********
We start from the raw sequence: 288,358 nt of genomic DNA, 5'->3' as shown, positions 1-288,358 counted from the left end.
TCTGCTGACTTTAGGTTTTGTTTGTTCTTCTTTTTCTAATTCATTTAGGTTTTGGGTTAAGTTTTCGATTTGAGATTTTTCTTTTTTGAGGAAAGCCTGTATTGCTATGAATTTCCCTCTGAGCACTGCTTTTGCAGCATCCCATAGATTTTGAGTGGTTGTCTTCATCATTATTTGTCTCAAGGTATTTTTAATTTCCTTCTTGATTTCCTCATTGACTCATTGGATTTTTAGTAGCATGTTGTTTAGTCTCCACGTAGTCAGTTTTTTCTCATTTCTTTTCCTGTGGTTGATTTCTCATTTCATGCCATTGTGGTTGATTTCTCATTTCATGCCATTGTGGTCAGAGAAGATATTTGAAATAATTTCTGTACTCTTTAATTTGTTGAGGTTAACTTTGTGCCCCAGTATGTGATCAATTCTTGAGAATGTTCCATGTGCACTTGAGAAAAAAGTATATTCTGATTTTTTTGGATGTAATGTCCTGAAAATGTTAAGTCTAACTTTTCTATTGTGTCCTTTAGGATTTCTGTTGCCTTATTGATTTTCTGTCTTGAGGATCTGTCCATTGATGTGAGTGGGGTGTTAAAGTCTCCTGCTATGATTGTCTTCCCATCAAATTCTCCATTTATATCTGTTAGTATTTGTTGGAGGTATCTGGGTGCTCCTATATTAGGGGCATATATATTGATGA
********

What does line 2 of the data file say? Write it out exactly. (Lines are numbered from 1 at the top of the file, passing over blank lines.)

TCTGCTGACTTTAGGTTTTGTTTGTTCTTCTTTTTCTAATTCATTTAGGTTTTGGGTTAAGTTTTCGATTTGAGATTTTTCTTTTTTGAGGAAAGCCTGTATTGCTATGAATTTCCCTCTGAGCACTGCTTTTGCAGCATCCCATAGATTTTGAGTGGTTGTCTTCATCATTATTTGTCTCAAGGTATTTTTAATTTCCTTCTTGATTTCCTCATTGACTCATTGGATTTTTAGTAGCATGTTGTTTAGTCTCCACGTAGTCAGTTTTTTCTCATTTCTTTTCCTGTGGTTGATTTCTCATTTCATGCCATTGTGGTTGATTTCTCATTTCATGCCATTGTGGTCAGAGAAGATATTTGAAATAATTTCTGTACTCTTTAATTTGTTGAGGTTAACTTTGTGCCCCAGTATGTGATCAATTCTTGAGAATGTTCCATGTGCACTTGAGAAAAAAGTATATTCTGATTTTTTTGGATGTAATGTCCTGAAAATGTTAAGTCTAACTTTTCTATTGTGTCCTTTAGGATTTCTGTTGCCTTATTGATTTTCTGTCTTGAGGATCTGTCCATTGATGTGAGTGGGGTGTTAAAGTCTCCTGCTATGATTGTCTTCCCATCAAATTCTCCATTTATATCTGTTAGTATTTGTTGGAGGTATCTGGGTGCTCCTATATTAGGGGCATATATATTGATGA